My last car died an overheated death in December 1999, not long after I drove to Mexico during a hurricane. In my haste to make hay home, I pushed my Nissan Stanza (charitably speaking, a tan box with sliding doors) to the breaking point, damaging the engine's pistons beyond repair—well, the meager funds of a college student.
I consigned my car to a junkyard and, not long after, relocated from Ohio to this fair metropolis. Here I needed no automobile. Subways and buses served my transportation needs and transformed my life. Untethered from car keys, I could have one or, let's be honest, five more drinks. I indulged in bad ideas till sunrise, when I would wobble to the train on custard legs, my head as scrambled as the eggs that'd soothe my stomach the following morn. Mass transportation meant my youth was wasted.
But it's been years since I've witnessed sunrise through beer-reddened eyes. I'm climbing the creaky ladder up my thirties. I'm engaged. I have a dog. I'm a somewhat domesticated creature, creating fewer wilder stories such as this tale: When I was 23 and trying to quit smoking, I became addicted to toothpicks soaked in tea tree oil. Sucking on one approximated inhaling smoke, soothing my detoxing system. One terribly intoxicated evening, likely after some open bar serving Sparks, I boarded the subway with buddies. At our stop, I lurched from my seat and dropped the toothpicks. "Noooooooooo!" I screamed, as distraught as a dad who just watched zombies devour his daughter. I lunged for my sticks, but my friends pulled me from the train. In my nicotine rage, I head-butted the subway car's seemingly shatterproof window. It shattered.
I could use this anecdote to illustrate the perceived invincibility of youth, or maybe how I'm hardheaded. "That's for certain," my fiancée chimes in, peeved that I won't replace the yellowed food processor I've owned since I was 14 (thanks, Mom!). The more salient point: I'm no longer head-butting subway cars. My dearth of after-dark shenanigans means I'm not as reliant on mass transit. I've softened my anti-car stance, discovering the freedom and independence that four wheels permit. Driving an automobile means one need not stand crotch-to-crotch with a stranger while listening to an ear-splitting mariachi band.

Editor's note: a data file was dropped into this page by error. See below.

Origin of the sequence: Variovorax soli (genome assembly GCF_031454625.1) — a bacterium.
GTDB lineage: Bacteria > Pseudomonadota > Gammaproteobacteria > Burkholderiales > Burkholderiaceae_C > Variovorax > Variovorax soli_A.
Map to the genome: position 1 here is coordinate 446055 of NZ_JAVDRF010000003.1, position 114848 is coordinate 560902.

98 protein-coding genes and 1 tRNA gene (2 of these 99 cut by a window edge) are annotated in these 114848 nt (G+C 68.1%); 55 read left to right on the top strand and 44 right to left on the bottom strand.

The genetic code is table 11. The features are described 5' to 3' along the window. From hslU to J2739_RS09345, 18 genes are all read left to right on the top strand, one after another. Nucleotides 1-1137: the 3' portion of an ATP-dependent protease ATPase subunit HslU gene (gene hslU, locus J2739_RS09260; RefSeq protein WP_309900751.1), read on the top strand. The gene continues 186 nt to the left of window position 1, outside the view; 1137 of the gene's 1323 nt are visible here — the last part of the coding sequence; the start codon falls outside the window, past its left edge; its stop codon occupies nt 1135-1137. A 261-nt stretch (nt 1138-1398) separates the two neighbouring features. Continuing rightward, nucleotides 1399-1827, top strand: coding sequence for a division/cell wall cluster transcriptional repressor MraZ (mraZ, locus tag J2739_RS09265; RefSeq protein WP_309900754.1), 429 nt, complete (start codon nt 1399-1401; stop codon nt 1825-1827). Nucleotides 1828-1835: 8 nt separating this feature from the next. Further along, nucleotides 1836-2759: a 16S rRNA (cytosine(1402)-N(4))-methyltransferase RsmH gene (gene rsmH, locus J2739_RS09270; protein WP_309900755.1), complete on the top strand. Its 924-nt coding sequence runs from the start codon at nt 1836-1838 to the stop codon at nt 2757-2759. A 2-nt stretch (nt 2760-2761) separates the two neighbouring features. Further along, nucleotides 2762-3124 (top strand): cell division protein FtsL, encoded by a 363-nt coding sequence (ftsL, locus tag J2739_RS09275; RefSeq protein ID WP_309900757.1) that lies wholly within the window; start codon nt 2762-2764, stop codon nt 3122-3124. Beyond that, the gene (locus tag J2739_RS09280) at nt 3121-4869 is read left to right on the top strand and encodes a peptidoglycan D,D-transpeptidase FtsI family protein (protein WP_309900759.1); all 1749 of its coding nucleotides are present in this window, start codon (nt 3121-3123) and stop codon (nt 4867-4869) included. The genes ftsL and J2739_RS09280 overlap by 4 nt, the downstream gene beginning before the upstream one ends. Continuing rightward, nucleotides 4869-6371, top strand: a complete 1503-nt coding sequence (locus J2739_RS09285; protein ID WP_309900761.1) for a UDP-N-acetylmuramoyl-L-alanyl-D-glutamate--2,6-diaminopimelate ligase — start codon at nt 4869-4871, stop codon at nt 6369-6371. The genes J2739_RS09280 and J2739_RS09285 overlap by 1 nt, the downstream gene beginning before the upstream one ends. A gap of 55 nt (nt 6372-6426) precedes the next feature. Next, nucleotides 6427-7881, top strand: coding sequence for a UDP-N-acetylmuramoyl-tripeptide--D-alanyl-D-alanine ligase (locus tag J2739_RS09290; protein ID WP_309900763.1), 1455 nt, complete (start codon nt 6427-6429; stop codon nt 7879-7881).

As it happens, my pal Matt was looking for friends with whom to share his station wagon. "Let's do it!" my fiancée said. "We can go antiquing or hiking!" I paused.
Hiking and antiquing fill me with the same dread that accompanies a proctology exam. "Maybe we can use the car to explore some great restaurants upstate?" I suggested. Sold. Last Sunday morn, we cruised north to Peekskill, located an hour from the city. Like so many Hudson River towns, a declining manufacturing base battered Peekskill. By the 1990s, the stately downtown was becoming a ghost town. But an influx of artists and Hispanic immigrants have reversed Peekskill's decline, and last year the town welcomed a bona fide destination restaurant, the Birdsall House (970 Main St., 914-930- 1880; birdsallhouse.net).
Named after an area hotel frequented by George Washington, Birdsall is the brainstorm of John Sharp and Tim Reinke, a co-owner of Blind Tiger Ale House. Like that Greenwich Village standout, the '50s-flavored Birdsall centers on craft beer, with 20 taps pouring local and national standouts such as Captain Lawrence and Stone. Sip 'em at the room-spanning mahogany bar, or take a booth bathed in skylight sun. "Let's sit in the sunlight," my fiancée said, basking in rays like a lazy cat. I found contentment in the menu: Chez Panisse vet Matt Hutchins devised a locally sourced, Southern-leaning, rib-sticking bill of fare filled with house-made charcuterie, Hudson Valley cheeses, sustainably raised burgers, hubcap-size buttermilk pancakes and maple-bacon ice cream. I settled on the Reuben, while my fiancée opted for polenta freighted with oyster mushrooms, a poached duck egg and chunks of blue cheese.
"Going for the make-out special, eh?" I said. Since each brunch comes with booze, I ordered Captain Lawrence's medium-bodied Fresh Chester Pale Ale; she finagled a bloody Mary. Its pickled carrot curbed her appetite till our repast's photo-worthy arrival. The polenta featured the prettiest poached egg I'd ever seen, covered in a translucent white cloak and boasting a thick 'n' runny interior. Served on crisp rye bread, my Reuben was a plate-dwarfing giant freighted with house-cured corned beef, braised cabbage and New York cheddar, along with zippy Cajun rémoulade—Ireland with a bayou detour. I devoured every tender, salty nib of beef and mopped up drippings with skin-on fries. It was a sandwich worthy of a road trip.
"But before we drive home," I told my fiancée, patting my belly, "let's take a walk."